1. Oh look, it’s our resident attention-whoring professional troll trying to derail another conversation.

                    1. “chemjeff radical individualist|11.2.18 @ 5:03PM|#

                      Oh look, it’s our resident attention-whoring professional troll trying to derail another conversation.”

                      Hey your meds ard working, I never thought you’d be able to admit this!

                2. You tolerate the NAP infringement necessary to prosecute murder. I argue that the same applies to borders.

                  You should be free to invite guests to your home, or even to run a hotel for tourists. Theoretically, to rent to a foreigner forever. But you’re not policing the activity of your tourist. You pass that burden to the state.

                  What if your tourist is a monster, and he overpowers you, then moves on to others?

                  You brought the concept of pragmatism into this. That’s my argument as well, along with the argument of many libertarian purists who have confronted reality on this subject. There are third-world slums in many a first-world nation that speak to the practical difficulty of policing very anti-liberal peoples once they’ve become ensconced.

                  Pragmatism is a slippery slope, but the world isn’t and will never be utopia.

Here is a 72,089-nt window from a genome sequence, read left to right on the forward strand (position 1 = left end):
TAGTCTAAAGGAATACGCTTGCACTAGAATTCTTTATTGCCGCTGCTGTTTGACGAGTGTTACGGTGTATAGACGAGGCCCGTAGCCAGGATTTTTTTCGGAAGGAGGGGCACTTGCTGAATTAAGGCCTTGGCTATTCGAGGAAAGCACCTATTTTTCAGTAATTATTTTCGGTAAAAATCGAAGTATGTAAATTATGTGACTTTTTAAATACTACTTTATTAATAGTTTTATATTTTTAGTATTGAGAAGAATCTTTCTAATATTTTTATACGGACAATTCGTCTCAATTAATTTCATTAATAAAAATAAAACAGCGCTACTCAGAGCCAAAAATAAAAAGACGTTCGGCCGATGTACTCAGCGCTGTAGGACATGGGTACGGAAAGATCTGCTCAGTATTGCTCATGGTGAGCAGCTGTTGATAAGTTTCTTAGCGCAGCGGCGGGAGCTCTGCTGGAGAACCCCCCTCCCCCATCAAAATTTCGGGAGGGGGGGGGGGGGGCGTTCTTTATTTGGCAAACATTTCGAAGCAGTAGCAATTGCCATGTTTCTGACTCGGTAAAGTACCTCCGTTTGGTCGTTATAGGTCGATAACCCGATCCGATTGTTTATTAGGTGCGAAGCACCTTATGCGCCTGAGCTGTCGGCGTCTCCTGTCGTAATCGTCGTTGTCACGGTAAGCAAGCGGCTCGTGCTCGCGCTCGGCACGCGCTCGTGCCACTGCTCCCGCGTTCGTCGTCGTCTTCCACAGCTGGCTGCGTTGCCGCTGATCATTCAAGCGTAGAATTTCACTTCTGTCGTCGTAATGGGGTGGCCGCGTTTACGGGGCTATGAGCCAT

1. You tolerate the NAP infringement necessary to prosecute murder. I argue that the same applies to borders.

                    But, all else equal, there is no NAP infringement for just crossing an international border.

                    You should be free to invite guests to your home, or even to run a hotel for tourists. Theoretically, to rent to a foreigner forever. But you’re not policing the activity of your tourist. You pass that burden to the state.

                    That is correct, regardless if the guest is a foreigner or a citizen. So what exactly is the argument?

                    What if your tourist is a monster, and he overpowers you, then moves on to others?

                    What if a citizen tourist is a monster, and he overpowers you, then moves on to others?

                    What is the difference?

                    There are third-world slums in many a first-world nation that speak to the practical difficulty of policing very anti-liberal peoples once they’ve become ensconced.

                    So you want to keep these anti-liberal peoples out, even though they haven’t done anything wrong? Because you *think* that they *might* do something wrong? Based on what?

                    1. “But, all else equal, there is no NAP infringement for just crossing an international border”

                      Shorter chemleft “Nu uh!!!”

                      It’s extraordinarily tiresome that even when completely explained to him, chemleft simply denies them then struts all over the place like he did something.